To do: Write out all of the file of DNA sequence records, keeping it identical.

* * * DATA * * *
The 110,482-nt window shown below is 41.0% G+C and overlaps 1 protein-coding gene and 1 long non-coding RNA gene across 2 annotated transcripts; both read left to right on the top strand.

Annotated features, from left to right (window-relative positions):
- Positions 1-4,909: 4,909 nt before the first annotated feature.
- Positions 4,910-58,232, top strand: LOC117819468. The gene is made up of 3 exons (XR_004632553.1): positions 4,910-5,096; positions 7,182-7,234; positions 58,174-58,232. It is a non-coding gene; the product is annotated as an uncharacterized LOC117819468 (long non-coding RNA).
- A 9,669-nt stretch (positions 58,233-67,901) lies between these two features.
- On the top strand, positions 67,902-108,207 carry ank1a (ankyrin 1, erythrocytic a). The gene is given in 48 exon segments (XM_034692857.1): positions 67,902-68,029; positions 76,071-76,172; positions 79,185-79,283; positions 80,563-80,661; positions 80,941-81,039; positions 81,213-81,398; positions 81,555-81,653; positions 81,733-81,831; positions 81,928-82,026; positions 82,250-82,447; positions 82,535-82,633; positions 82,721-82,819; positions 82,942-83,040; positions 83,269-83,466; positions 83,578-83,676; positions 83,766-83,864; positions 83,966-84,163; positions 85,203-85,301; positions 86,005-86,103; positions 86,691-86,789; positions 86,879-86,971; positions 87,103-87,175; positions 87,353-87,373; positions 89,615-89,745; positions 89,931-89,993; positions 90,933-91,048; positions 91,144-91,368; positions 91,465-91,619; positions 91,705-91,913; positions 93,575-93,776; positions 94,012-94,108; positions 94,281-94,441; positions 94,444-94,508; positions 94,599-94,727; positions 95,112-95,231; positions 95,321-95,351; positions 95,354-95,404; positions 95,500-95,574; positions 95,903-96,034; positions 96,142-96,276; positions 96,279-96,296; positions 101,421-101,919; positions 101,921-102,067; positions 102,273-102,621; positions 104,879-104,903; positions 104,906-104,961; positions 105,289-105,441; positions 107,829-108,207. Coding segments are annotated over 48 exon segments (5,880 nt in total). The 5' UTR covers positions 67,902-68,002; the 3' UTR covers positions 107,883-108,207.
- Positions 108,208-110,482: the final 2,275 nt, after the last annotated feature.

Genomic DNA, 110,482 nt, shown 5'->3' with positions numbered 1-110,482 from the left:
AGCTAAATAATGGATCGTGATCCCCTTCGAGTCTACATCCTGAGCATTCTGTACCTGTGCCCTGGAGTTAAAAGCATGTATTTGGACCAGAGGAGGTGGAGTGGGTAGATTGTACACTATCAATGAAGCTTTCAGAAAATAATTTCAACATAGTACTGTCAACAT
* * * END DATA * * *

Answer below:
The 110,482-nt window shown below is 41.0% G+C and overlaps 1 protein-coding gene and 1 long non-coding RNA gene across 2 annotated transcripts; both read left to right on the top strand.

Annotated features, from left to right (window-relative positions):
- Positions 1-4,909: 4,909 nt before the first annotated feature.
- Positions 4,910-58,232, top strand: LOC117819468. The gene is made up of 3 exons (XR_004632553.1): positions 4,910-5,096; positions 7,182-7,234; positions 58,174-58,232. It is a non-coding gene; the product is annotated as an uncharacterized LOC117819468 (long non-coding RNA).
- A 9,669-nt stretch (positions 58,233-67,901) lies between these two features.
- On the top strand, positions 67,902-108,207 carry ank1a (ankyrin 1, erythrocytic a). The gene is given in 48 exon segments (XM_034692857.1): positions 67,902-68,029; positions 76,071-76,172; positions 79,185-79,283; positions 80,563-80,661; positions 80,941-81,039; positions 81,213-81,398; positions 81,555-81,653; positions 81,733-81,831; positions 81,928-82,026; positions 82,250-82,447; positions 82,535-82,633; positions 82,721-82,819; positions 82,942-83,040; positions 83,269-83,466; positions 83,578-83,676; positions 83,766-83,864; positions 83,966-84,163; positions 85,203-85,301; positions 86,005-86,103; positions 86,691-86,789; positions 86,879-86,971; positions 87,103-87,175; positions 87,353-87,373; positions 89,615-89,745; positions 89,931-89,993; positions 90,933-91,048; positions 91,144-91,368; positions 91,465-91,619; positions 91,705-91,913; positions 93,575-93,776; positions 94,012-94,108; positions 94,281-94,441; positions 94,444-94,508; positions 94,599-94,727; positions 95,112-95,231; positions 95,321-95,351; positions 95,354-95,404; positions 95,500-95,574; positions 95,903-96,034; positions 96,142-96,276; positions 96,279-96,296; positions 101,421-101,919; positions 101,921-102,067; positions 102,273-102,621; positions 104,879-104,903; positions 104,906-104,961; positions 105,289-105,441; positions 107,829-108,207. Coding segments are annotated over 48 exon segments (5,880 nt in total). The 5' UTR covers positions 67,902-68,002; the 3' UTR covers positions 107,883-108,207.
- Positions 108,208-110,482: the final 2,275 nt, after the last annotated feature.

Genomic DNA, 110,482 nt, shown 5'->3' with positions numbered 1-110,482 from the left:
AGCTAAATAATGGATCGTGATCCCCTTCGAGTCTACATCCTGAGCATTCTGTACCTGTGCCCTGGAGTTAAAAGCATGTATTTGGACCAGAGGAGGTGGAGTGGGTAGATTGTACACTATCAATGAAGCTTTCAGAAAATAATTTCAACATAGTACTGTCAACAT